The release of my novel is getting soo close and I’m getting pretty excited! In honor of next week’s release, I’m giving you a sneak peek of the first couple of pages.
Please click the link below to read the first two pages of The Kings of Charleston:
The Kings of Charleston
I’ve often heard the phrase, “The power of the written word”, but I don’t think I’ve truly understood it until now.
As you all know, today is Father’s Day and this one was particular special for me even though I didn’t get to spend it with my own father. My husband and his siblings did something special for their Dad this year, which in many respects was priceless. Instead of buying another gadget or tool that he may or may not use, they created a book of memories. They each wrote down special memories they had of growing up with their Dad and made it into a book, which they had printed on cream paper and spiral bound at Staples.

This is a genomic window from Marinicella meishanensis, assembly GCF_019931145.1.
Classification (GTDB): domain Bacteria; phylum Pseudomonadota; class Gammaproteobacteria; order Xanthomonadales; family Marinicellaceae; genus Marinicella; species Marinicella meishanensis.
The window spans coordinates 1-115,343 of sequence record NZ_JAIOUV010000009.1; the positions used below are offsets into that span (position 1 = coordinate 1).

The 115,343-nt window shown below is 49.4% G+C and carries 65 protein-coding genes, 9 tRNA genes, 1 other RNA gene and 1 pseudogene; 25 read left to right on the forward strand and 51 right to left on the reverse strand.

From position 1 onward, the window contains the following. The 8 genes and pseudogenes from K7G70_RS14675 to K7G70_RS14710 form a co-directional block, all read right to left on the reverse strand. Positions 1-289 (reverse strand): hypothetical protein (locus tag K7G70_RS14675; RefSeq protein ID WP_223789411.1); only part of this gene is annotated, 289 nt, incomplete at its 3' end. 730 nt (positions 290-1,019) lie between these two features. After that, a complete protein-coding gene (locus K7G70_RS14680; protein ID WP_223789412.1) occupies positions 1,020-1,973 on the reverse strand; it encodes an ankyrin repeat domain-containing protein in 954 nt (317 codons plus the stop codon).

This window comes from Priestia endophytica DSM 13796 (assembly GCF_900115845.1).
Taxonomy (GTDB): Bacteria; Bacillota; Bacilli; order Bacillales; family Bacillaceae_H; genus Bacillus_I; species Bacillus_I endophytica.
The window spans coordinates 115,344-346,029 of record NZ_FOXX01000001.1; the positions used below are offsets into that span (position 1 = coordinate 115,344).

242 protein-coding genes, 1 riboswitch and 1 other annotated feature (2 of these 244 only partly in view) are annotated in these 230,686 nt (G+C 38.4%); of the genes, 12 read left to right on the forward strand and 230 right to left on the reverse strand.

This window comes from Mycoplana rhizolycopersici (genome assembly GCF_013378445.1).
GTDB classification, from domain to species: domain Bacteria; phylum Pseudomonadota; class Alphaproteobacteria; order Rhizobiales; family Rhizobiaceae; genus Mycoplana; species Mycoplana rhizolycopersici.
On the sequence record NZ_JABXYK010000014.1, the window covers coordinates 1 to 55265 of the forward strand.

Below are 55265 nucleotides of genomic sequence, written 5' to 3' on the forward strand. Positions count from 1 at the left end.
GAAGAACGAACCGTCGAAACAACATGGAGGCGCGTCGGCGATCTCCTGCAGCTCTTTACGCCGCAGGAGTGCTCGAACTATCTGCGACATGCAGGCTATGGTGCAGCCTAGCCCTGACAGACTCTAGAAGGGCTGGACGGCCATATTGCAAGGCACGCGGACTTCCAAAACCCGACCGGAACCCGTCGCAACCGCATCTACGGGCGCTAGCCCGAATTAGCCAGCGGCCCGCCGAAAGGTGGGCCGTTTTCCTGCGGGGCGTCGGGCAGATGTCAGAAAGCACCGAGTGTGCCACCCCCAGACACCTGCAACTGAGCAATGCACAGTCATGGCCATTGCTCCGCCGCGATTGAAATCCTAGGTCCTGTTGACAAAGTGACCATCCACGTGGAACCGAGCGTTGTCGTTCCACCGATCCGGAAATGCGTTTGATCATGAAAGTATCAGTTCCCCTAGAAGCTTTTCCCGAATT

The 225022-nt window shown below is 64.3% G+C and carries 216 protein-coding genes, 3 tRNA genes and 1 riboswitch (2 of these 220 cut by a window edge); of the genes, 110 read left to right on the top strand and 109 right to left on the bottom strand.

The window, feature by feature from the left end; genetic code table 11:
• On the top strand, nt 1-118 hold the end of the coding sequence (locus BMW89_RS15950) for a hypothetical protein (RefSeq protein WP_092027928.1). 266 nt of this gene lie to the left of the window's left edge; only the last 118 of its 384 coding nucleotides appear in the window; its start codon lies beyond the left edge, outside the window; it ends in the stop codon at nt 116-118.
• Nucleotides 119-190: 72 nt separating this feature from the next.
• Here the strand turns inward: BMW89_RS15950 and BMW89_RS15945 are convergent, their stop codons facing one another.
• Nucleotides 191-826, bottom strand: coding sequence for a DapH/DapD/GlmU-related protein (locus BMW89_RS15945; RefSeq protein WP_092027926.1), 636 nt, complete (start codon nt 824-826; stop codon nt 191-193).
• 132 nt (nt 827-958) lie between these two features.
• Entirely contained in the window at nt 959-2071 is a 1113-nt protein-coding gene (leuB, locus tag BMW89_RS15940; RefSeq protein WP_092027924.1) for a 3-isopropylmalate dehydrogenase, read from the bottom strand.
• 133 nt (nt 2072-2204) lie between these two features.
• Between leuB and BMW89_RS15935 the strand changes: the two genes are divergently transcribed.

It was a actually a pretty big ordeal to get the stories formatted right (three trips to Staples) so that it would print front and back like a book. It may not sound too complicated, but when you’re dealing with multiple versions of Microsoft Word and printers which print out in different directions, then it becomes a big deal. I now have new found respect for Craig, the person responsible for my novel’s formatting. It’s a tough a job and I could have really used him for their Father’s Day project.
But in the end it was printed and beautiful. I remember looking at it and at the fake bar code my husband had put on it that had the price as “priceless”. It truly was priceless, not only because of the joy I know it brought their Father, but the joy on their own faces. They took turns reading their respective stories in the book to their Father and even their Mother read a few. I could see the smiles, the laughter, the tears and the pure joy in my husband and his siblings eyes. It was truly special, and a reminder of the power of the written word.